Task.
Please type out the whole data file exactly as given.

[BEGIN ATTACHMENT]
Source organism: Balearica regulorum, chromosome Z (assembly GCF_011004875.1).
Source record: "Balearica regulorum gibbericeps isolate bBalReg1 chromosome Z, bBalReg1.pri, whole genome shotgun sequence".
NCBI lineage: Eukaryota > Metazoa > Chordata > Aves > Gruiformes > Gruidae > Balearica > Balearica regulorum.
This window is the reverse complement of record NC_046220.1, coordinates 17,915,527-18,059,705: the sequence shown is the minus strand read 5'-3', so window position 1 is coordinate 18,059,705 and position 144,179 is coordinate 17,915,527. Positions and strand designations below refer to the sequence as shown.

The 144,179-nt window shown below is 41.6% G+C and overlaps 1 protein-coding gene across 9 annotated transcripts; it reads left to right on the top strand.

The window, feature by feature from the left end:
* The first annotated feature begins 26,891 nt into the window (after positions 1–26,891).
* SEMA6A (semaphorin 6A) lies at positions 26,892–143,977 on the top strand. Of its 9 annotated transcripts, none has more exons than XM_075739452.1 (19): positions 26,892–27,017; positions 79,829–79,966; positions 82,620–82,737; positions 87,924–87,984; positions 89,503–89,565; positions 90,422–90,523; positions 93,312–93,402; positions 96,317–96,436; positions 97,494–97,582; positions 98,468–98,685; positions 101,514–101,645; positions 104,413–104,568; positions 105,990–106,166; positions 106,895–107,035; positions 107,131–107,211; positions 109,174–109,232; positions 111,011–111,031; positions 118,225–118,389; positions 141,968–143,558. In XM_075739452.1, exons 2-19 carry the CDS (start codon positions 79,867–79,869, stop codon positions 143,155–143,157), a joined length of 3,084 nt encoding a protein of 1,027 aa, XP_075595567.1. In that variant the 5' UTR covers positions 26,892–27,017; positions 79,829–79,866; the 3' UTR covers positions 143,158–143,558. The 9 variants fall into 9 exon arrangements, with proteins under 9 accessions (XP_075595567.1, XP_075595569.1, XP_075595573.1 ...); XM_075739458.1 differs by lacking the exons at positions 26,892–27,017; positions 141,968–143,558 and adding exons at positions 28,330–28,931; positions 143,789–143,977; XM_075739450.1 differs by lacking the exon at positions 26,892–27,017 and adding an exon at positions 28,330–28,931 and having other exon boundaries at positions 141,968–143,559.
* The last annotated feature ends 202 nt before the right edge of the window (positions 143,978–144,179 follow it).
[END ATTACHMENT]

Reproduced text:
Source organism: Balearica regulorum, chromosome Z (assembly GCF_011004875.1).
Source record: "Balearica regulorum gibbericeps isolate bBalReg1 chromosome Z, bBalReg1.pri, whole genome shotgun sequence".
NCBI lineage: Eukaryota > Metazoa > Chordata > Aves > Gruiformes > Gruidae > Balearica > Balearica regulorum.
This window is the reverse complement of record NC_046220.1, coordinates 17,915,527-18,059,705: the sequence shown is the minus strand read 5'-3', so window position 1 is coordinate 18,059,705 and position 144,179 is coordinate 17,915,527. Positions and strand designations below refer to the sequence as shown.

The 144,179-nt window shown below is 41.6% G+C and overlaps 1 protein-coding gene across 9 annotated transcripts; it reads left to right on the top strand.

The window, feature by feature from the left end:
* The first annotated feature begins 26,891 nt into the window (after positions 1–26,891).
* SEMA6A (semaphorin 6A) lies at positions 26,892–143,977 on the top strand. Of its 9 annotated transcripts, none has more exons than XM_075739452.1 (19): positions 26,892–27,017; positions 79,829–79,966; positions 82,620–82,737; positions 87,924–87,984; positions 89,503–89,565; positions 90,422–90,523; positions 93,312–93,402; positions 96,317–96,436; positions 97,494–97,582; positions 98,468–98,685; positions 101,514–101,645; positions 104,413–104,568; positions 105,990–106,166; positions 106,895–107,035; positions 107,131–107,211; positions 109,174–109,232; positions 111,011–111,031; positions 118,225–118,389; positions 141,968–143,558. In XM_075739452.1, exons 2-19 carry the CDS (start codon positions 79,867–79,869, stop codon positions 143,155–143,157), a joined length of 3,084 nt encoding a protein of 1,027 aa, XP_075595567.1. In that variant the 5' UTR covers positions 26,892–27,017; positions 79,829–79,866; the 3' UTR covers positions 143,158–143,558. The 9 variants fall into 9 exon arrangements, with proteins under 9 accessions (XP_075595567.1, XP_075595569.1, XP_075595573.1 ...); XM_075739458.1 differs by lacking the exons at positions 26,892–27,017; positions 141,968–143,558 and adding exons at positions 28,330–28,931; positions 143,789–143,977; XM_075739450.1 differs by lacking the exon at positions 26,892–27,017 and adding an exon at positions 28,330–28,931 and having other exon boundaries at positions 141,968–143,559.
* The last annotated feature ends 202 nt before the right edge of the window (positions 143,978–144,179 follow it).